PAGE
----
News From Home

Awesome email from my mom, who's taking care of this dude while we're in India:

Hello Gigi:

Baci is very disappointed because the squirrels took the ripe plums and peaches leaving nothing to pick or drop to his level. He is a perfect gentleman. Andy took his chew toy and went to work on it--he gently tried to get her attention, gently squeaked, circled her a few times, finally licked her, then lay down in front of her so she wouldn't forget that it really was his toy. She continued to chew and ignore him until she finally went to bed and he got his chance to enjoy the chewy. I have never seen such a gentle patient dog.

You should be proud of him.

Love, Mom

And here they are, Baci and Andy together. I call them "Salt & Pepper."

(What's that you say? This is much less interesting than India? You want pictures of the Taj Mahal and sadhus and IT workers and night markets and bangles? Ok, ok, jeez...back to work.)

Sunday, August 15, 2010


Chennai was our very first stop in India, and I thought I'd take a moment to list some quick impressions and surprises. Also, there will be some photos, because Tarina has asked for them.

--ornamentation: On cars, on humans, on doorways, folks here are really good at adding color and character to the everyday. I particularly like the designs made of flour that are drawn out on the sidewalk in front of a home to protect it through the day. I think someone told me they are called kolom, but I have no idea if I've remembered that right.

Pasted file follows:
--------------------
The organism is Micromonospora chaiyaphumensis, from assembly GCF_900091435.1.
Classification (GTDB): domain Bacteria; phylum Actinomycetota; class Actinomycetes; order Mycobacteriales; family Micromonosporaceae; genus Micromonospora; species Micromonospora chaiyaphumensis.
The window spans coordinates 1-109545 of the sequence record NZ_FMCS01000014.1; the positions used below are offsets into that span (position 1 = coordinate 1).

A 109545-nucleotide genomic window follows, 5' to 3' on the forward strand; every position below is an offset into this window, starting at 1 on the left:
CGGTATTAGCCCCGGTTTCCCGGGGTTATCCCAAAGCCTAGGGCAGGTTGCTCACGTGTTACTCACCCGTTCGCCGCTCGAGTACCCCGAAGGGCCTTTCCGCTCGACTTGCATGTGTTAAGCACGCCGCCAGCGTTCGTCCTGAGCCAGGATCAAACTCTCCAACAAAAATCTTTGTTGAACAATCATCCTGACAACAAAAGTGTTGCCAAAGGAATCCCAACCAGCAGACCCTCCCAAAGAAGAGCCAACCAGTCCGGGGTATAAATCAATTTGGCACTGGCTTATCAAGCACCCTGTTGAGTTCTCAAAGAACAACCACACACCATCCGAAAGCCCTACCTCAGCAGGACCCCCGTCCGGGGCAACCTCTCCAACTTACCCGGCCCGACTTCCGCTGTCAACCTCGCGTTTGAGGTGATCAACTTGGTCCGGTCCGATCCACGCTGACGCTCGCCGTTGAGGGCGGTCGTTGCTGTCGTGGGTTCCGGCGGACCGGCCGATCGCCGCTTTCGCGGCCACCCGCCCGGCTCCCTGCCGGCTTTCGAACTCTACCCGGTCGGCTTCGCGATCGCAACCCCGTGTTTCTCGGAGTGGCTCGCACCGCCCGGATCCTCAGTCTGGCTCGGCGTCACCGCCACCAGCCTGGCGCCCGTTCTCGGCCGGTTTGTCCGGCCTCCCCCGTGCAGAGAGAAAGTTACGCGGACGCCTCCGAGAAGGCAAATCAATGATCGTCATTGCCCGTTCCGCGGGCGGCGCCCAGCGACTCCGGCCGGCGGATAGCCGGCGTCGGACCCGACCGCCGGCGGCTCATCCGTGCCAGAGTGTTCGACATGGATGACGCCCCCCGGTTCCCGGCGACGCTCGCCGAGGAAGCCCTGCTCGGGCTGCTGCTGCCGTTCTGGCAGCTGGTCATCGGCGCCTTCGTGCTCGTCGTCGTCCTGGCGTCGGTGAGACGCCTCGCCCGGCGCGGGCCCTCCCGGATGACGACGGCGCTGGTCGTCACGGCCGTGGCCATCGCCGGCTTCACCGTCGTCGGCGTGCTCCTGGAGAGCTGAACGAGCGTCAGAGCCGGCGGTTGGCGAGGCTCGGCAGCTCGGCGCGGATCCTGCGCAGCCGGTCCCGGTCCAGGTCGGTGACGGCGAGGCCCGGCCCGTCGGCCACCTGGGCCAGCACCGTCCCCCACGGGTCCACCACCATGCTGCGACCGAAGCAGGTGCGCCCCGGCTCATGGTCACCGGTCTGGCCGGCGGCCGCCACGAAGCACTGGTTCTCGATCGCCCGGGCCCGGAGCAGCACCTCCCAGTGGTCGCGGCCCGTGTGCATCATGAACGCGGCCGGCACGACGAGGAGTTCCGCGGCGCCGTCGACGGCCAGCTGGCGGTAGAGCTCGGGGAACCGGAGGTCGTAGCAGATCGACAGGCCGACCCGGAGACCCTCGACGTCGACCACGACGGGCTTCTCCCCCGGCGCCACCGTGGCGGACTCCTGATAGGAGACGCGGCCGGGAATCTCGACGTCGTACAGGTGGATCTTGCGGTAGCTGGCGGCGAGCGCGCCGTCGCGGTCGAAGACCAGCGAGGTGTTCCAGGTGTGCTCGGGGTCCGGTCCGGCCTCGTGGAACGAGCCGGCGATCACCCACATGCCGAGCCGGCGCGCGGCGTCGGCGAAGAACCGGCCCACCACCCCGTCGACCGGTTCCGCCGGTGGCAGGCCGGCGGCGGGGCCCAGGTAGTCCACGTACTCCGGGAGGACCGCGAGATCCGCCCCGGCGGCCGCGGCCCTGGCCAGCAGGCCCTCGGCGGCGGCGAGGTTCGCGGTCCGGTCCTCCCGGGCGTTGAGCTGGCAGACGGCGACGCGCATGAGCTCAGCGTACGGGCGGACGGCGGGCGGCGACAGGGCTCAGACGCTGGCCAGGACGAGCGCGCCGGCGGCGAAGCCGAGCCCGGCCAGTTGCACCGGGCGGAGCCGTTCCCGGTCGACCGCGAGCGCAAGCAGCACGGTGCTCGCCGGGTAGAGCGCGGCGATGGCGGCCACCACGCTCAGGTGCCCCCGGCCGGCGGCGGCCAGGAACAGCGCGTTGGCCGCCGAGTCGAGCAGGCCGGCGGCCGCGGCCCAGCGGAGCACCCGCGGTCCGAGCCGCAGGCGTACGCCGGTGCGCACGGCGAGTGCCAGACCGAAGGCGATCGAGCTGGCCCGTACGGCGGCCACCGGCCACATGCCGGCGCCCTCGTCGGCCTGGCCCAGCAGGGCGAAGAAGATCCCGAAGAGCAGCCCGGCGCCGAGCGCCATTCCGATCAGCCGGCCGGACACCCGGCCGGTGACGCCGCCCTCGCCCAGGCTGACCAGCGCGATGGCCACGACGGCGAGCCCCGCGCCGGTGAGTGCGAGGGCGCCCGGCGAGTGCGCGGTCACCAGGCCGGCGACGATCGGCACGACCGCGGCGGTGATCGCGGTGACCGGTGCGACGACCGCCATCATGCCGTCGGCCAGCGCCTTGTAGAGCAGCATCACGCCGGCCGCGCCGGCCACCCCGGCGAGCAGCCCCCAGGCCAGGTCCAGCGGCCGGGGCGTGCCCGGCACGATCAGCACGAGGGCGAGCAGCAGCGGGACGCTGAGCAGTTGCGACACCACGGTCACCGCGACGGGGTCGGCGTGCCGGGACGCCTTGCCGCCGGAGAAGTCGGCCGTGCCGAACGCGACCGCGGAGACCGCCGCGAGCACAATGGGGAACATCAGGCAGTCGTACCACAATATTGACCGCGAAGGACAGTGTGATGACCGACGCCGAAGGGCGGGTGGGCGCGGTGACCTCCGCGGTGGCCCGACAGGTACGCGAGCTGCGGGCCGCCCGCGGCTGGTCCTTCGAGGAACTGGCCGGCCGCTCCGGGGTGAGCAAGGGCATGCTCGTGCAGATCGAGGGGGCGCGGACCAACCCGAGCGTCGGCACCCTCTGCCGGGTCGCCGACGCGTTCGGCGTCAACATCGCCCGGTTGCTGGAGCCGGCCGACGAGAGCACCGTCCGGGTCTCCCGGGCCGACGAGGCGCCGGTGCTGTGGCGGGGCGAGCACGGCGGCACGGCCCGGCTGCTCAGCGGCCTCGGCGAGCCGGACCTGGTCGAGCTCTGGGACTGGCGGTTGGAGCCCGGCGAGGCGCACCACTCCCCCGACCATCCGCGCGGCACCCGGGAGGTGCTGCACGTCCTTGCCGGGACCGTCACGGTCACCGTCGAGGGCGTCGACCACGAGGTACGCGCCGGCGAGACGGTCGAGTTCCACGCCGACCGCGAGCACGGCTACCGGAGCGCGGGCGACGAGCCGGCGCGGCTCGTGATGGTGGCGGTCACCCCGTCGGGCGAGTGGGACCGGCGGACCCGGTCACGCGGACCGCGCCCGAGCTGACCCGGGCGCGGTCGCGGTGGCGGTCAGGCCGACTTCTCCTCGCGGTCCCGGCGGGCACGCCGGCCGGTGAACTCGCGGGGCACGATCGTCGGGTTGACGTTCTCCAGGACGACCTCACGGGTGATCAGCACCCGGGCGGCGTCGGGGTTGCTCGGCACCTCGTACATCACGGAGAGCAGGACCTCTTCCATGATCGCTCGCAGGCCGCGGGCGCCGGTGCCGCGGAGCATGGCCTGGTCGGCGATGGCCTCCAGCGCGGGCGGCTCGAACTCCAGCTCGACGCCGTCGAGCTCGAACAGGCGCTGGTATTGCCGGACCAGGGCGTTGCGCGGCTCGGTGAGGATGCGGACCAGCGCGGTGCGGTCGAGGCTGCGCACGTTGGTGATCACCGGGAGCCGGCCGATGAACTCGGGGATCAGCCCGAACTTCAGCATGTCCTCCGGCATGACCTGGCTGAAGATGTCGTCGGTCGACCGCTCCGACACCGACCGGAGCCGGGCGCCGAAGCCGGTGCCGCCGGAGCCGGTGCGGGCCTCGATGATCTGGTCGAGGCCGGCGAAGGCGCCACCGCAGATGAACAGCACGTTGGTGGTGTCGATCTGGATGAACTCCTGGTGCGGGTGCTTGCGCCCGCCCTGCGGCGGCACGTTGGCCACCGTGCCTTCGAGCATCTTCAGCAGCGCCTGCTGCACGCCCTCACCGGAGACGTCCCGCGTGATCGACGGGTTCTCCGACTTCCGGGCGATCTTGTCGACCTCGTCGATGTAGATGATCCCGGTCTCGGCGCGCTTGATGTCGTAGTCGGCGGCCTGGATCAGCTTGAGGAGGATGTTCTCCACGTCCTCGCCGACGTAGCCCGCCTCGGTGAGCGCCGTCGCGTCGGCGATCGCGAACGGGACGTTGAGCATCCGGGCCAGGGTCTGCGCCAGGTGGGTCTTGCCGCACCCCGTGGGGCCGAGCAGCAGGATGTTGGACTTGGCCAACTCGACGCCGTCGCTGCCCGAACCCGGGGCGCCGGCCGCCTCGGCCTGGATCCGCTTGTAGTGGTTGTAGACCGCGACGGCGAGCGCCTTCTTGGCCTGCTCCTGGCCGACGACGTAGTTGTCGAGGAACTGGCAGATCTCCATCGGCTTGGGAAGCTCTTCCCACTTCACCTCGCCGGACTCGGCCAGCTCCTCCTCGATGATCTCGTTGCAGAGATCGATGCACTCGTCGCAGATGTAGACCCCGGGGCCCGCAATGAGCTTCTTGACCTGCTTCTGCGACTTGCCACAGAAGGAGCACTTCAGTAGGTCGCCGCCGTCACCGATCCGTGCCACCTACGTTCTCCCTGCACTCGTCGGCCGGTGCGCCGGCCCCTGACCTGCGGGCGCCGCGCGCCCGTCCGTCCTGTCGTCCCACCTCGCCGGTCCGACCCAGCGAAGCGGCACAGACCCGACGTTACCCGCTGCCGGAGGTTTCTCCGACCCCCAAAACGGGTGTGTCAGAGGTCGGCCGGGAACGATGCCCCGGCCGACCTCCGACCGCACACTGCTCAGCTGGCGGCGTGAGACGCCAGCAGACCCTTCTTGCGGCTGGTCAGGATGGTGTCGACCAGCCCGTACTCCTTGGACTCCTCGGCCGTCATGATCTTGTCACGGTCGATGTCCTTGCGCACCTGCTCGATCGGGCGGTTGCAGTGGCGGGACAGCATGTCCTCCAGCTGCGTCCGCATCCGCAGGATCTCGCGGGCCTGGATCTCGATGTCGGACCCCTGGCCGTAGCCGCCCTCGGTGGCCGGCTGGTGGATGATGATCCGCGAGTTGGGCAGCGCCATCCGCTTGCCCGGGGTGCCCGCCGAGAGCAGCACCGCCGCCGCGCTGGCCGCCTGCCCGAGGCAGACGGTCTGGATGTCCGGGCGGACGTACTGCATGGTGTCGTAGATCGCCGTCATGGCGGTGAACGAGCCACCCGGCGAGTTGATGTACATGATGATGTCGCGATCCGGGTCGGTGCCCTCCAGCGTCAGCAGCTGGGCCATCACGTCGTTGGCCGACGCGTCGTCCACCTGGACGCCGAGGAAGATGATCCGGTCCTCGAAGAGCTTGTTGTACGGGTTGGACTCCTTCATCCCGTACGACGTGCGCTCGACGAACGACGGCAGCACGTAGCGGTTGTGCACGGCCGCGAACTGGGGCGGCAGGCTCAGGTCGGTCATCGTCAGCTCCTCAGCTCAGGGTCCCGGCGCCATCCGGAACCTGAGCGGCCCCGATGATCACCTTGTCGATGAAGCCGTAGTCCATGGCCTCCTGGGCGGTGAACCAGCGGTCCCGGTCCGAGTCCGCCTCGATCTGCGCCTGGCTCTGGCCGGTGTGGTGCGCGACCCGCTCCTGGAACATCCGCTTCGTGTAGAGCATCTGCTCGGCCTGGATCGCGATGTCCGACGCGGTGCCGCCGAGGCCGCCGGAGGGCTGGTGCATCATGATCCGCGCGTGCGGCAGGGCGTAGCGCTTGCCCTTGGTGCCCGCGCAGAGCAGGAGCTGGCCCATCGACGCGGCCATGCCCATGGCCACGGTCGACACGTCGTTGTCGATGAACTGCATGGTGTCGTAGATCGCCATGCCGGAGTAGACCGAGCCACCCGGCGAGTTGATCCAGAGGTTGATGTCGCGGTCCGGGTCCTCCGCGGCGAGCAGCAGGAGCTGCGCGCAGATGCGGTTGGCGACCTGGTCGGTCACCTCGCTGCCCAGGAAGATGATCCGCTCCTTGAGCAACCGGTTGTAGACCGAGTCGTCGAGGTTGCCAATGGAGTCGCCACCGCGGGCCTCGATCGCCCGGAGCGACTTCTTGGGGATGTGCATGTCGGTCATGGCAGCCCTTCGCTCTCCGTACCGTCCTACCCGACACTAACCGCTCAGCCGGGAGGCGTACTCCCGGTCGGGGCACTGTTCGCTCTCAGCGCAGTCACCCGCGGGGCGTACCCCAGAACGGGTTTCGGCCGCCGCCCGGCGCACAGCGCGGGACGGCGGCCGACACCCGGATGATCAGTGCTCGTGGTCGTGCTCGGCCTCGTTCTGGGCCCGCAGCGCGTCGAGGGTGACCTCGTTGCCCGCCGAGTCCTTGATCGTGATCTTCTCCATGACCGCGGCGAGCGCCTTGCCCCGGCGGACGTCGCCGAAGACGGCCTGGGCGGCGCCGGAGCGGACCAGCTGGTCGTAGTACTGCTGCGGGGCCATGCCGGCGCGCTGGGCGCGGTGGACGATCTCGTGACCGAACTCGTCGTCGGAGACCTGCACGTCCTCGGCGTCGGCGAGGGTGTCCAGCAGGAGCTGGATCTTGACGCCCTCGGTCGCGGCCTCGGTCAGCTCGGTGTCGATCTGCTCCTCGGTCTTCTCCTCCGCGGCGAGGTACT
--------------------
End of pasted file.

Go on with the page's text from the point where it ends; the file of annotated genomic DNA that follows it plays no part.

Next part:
--jasmine: Many women wear jasmine garlands in their hair, and drivers sometimes hang jasmine garlands from their windshield. Pushed up against someone on the bus yesterday, I found it a welcome scent.

--dress: Before I got here I thought that saris would be more for dress-up rather than everyday. Not so! Almost every woman I see is dressed in a sari, and a few in salwar kameez, and all in very bright, vivid colors. I am struck by how plain and colorless my garb is by contrast. Even the women cleaning the theater and sweeping the floors with long twig brooms were wearing beautiful saris.

--hair: I also feel like the only woman in all of India with short hair. Will this change when I get to Mumbai and Delhi?